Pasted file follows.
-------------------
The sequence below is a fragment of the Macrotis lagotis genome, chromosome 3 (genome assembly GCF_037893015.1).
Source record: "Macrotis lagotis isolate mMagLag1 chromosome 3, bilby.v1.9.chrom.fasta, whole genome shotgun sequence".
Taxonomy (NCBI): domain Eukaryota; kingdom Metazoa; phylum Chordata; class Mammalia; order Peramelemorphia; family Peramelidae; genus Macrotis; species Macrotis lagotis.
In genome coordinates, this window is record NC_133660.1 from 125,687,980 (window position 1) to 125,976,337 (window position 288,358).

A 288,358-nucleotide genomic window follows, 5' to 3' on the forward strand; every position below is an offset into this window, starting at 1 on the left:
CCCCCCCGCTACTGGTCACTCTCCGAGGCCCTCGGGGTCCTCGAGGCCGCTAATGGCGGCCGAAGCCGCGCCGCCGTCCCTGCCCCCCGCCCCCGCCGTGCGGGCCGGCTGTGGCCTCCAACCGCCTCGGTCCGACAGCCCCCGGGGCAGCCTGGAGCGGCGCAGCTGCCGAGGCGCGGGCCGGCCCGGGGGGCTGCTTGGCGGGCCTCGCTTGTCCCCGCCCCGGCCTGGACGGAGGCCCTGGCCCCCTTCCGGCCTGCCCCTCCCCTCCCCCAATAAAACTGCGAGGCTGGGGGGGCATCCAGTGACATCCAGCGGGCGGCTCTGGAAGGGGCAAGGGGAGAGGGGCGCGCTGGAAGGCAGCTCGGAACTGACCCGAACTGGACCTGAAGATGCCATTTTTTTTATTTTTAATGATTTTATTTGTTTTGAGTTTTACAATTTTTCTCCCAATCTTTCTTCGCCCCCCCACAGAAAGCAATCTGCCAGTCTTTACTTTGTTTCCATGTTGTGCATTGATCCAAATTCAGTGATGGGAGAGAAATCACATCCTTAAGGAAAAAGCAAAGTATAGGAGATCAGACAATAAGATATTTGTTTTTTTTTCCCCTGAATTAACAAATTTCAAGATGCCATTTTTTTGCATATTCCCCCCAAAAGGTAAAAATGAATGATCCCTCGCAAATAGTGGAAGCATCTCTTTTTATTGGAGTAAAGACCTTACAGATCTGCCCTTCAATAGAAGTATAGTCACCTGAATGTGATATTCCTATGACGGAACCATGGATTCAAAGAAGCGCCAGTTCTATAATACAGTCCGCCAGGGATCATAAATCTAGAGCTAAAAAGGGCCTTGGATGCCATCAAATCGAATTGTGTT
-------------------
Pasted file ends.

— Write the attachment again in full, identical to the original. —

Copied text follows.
The sequence below is a fragment of the Macrotis lagotis genome, chromosome 3 (genome assembly GCF_037893015.1).
Source record: "Macrotis lagotis isolate mMagLag1 chromosome 3, bilby.v1.9.chrom.fasta, whole genome shotgun sequence".
Taxonomy (NCBI): domain Eukaryota; kingdom Metazoa; phylum Chordata; class Mammalia; order Peramelemorphia; family Peramelidae; genus Macrotis; species Macrotis lagotis.
In genome coordinates, this window is record NC_133660.1 from 125,687,980 (window position 1) to 125,976,337 (window position 288,358).

A 288,358-nucleotide genomic window follows, 5' to 3' on the forward strand; every position below is an offset into this window, starting at 1 on the left:
CCCCCCCGCTACTGGTCACTCTCCGAGGCCCTCGGGGTCCTCGAGGCCGCTAATGGCGGCCGAAGCCGCGCCGCCGTCCCTGCCCCCCGCCCCCGCCGTGCGGGCCGGCTGTGGCCTCCAACCGCCTCGGTCCGACAGCCCCCGGGGCAGCCTGGAGCGGCGCAGCTGCCGAGGCGCGGGCCGGCCCGGGGGGCTGCTTGGCGGGCCTCGCTTGTCCCCGCCCCGGCCTGGACGGAGGCCCTGGCCCCCTTCCGGCCTGCCCCTCCCCTCCCCCAATAAAACTGCGAGGCTGGGGGGGCATCCAGTGACATCCAGCGGGCGGCTCTGGAAGGGGCAAGGGGAGAGGGGCGCGCTGGAAGGCAGCTCGGAACTGACCCGAACTGGACCTGAAGATGCCATTTTTTTTATTTTTAATGATTTTATTTGTTTTGAGTTTTACAATTTTTCTCCCAATCTTTCTTCGCCCCCCCACAGAAAGCAATCTGCCAGTCTTTACTTTGTTTCCATGTTGTGCATTGATCCAAATTCAGTGATGGGAGAGAAATCACATCCTTAAGGAAAAAGCAAAGTATAGGAGATCAGACAATAAGATATTTGTTTTTTTTTCCCCTGAATTAACAAATTTCAAGATGCCATTTTTTTGCATATTCCCCCCAAAAGGTAAAAATGAATGATCCCTCGCAAATAGTGGAAGCATCTCTTTTTATTGGAGTAAAGACCTTACAGATCTGCCCTTCAATAGAAGTATAGTCACCTGAATGTGATATTCCTATGACGGAACCATGGATTCAAAGAAGCGCCAGTTCTATAATACAGTCCGCCAGGGATCATAAATCTAGAGCTAAAAAGGGCCTTGGATGCCATCAAATCGAATTGTGTT